The hard work of the original members and all other past and present members results in what Dos Pinos is today, arguably the longest operating, most successful limited equity housing cooperative without government subsidy in California.
The California laws for creating limited equity housing cooperatives were put in place in 1979. In 1985, the Dos Pinos development was the brainchild of Sweetwater Development company (Lou and Karen Fox). They owned a great swath of land that they wanted to develop with market rate homes, apartments, a shopping complex, etc. Their goal was to get the appropriate building permits from the city. The city required the developers to satisfy the low-to-moderate income requirement for a part of their proposed developments to get permits of the rest. Both parties agreed on the option of a limited equity housing cooperative model. Hence, Dos Pinos!
The developers built the project according to their specifications, with only their own ideas, intentions and visions on the table. Contrary to some people’s belief that Dos Pinos was “created as an intentional community” or “has always been an intentional community,” there was no intent of the original shareholders or technically the shareholders-to-be—they weren’t included in this process. In intentional communities, the most common characteristic is the extensive, pre-development activities in which future resident/owners participate.
Concrete evidence is even found in our physical plant. Common design features of co-housing housing and intentional communities usually include buildings clustered around a large common house with large kitchen or doors facing each other and opening into a large communal space. Instead Dos Pinos has a small community room, which is not centrally located and which has a very small kitchen. Our front doors all open to one direction–south—not toward each other. The window facings—mostly north and south–were chosen for passive solar design and energy conservation.
During the building of Dos Pinos, the developer started selling shares to prospective members through a sales agent hired for the task, i.e., the builders started the project and then, as any developer must, went out to find buyers. Committed shareholders-to-be were able to move in from the fall of 1985 as renters. During this time, the developer hired the first management company and a lawyer to write the Bylaws according to state law that created limited equity cooperatives in preparation for the turnover to the members of the cooperative.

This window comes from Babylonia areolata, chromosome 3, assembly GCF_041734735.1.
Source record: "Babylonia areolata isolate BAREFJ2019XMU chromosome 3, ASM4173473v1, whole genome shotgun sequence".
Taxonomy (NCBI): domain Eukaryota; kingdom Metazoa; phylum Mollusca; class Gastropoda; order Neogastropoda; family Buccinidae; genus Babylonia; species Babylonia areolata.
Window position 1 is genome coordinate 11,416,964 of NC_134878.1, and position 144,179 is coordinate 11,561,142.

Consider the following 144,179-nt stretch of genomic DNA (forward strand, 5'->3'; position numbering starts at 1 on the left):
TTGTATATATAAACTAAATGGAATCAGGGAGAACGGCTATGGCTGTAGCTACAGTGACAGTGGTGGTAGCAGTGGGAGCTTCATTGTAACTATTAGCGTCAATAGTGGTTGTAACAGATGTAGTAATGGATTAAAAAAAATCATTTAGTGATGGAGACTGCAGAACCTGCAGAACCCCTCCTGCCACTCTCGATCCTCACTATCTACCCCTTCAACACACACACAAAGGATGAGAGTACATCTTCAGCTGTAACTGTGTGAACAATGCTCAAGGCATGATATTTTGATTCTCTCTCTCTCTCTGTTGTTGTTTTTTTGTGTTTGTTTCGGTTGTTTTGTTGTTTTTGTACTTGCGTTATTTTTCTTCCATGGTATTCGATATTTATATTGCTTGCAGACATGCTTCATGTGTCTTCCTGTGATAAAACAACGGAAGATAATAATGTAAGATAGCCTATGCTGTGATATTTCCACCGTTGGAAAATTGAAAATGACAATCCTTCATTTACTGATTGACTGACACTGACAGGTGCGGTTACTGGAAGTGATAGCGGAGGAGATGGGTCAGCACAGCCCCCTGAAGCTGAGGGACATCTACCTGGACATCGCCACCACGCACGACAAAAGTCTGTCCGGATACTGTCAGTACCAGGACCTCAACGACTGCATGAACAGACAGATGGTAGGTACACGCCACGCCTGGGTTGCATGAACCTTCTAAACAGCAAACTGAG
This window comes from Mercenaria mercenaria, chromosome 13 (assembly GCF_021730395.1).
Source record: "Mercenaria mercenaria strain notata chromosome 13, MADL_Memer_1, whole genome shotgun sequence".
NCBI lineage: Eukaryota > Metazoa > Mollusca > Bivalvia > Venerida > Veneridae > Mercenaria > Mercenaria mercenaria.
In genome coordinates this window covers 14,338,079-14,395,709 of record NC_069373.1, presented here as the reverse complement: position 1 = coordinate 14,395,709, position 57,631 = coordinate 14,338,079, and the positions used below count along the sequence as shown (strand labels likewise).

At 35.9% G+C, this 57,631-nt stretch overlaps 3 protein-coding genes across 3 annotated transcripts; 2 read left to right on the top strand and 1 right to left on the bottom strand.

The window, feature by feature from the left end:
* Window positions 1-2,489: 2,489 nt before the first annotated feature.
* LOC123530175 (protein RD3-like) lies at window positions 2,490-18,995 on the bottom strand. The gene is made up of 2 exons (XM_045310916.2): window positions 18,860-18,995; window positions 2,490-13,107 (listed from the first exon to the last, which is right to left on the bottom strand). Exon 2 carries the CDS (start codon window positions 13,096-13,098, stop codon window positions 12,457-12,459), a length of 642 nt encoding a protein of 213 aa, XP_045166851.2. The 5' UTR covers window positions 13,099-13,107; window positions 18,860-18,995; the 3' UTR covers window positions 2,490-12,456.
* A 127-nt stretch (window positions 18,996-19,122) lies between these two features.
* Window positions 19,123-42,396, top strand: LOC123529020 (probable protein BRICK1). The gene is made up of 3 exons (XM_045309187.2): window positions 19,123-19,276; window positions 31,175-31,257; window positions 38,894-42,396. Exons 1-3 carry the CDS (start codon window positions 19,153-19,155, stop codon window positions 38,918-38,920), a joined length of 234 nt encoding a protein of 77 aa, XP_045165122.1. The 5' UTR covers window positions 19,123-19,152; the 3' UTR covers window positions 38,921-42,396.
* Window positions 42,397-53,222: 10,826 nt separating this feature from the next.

Per the California law, by the time the developer sold 80% of the available shares (48 shares out of 60), we legally became a cooperative and “kicked out the landlord.” The real work of creating the guts and soul of the cooperative began. Henceforth, our monthly assessments were no longer rents, but monthly assessments paid to the corporation.
The developer still held the shares of the 12 other units, rented them out, and paid monthly assessments to the cooperative. But the limited equity model required the builder to sell at a price close to building costs, and because the price of a share made it a good economic decision for potential buyers, eventually all of the shares were purchased and the developer was totally out of the picture.
The original member/shareholders were not a cohesive self-defining group of people who knew each other and planned the development. Rather they were a group of individual households that bought into the concept of affordable housing and the appeal of some level of self-determination vs. renting with a landlord fully in control. Since the limited equity housing cooperative model is required by law to be organized and incorporated as a nonprofit public benefit corporation, the concept of consensus decision-making was never an option and is not an option now.
Yes! There were meetings of “shareholders-to-be” during the time we were renters and even a little before some people moved in. There were considerations of policies of the most practical type – parking: who gets to park where?, pets: how many are OK? what type?, etc. and community room use: how do we allow member use that works for the individual as well as for the community? These were just the first policies that needed to be determined, even as people were still moving in. Because there was no board during this period, these policies were agreed upon loosely and then somewhat revised and adopted by the actual board once the coop was established. Even here, there was never any consensus.
As a corporation, most decisions of Dos Pinos must be made by the elected board of directors. Of course, a few very important ones are left to the whole membership such as Bylaws changes, but the board of directors model is required.
The first Board of Directors was elected in early 1986. They had weekly meetings that often went past midnight. There was a lot to figure out and a lot to do including hiring its first coop management company (remember, the complex as rental housing was being managed by a management company that had been hired by the developer). As of spring 2012, Dos Pinos has had six management companies including the initial one hired by the developer.
The continuing evolution of the Dos Pinos community is a real tribute to members, past and present, who may not have come here with any expectation beyond finding an affordable place to live, but have worked hard to make it much more than that. The hard work of the original members and all other past and present members results in what Dos Pinos is today, arguably the longest operating, most successful limited equity housing cooperative without government subsidy in California.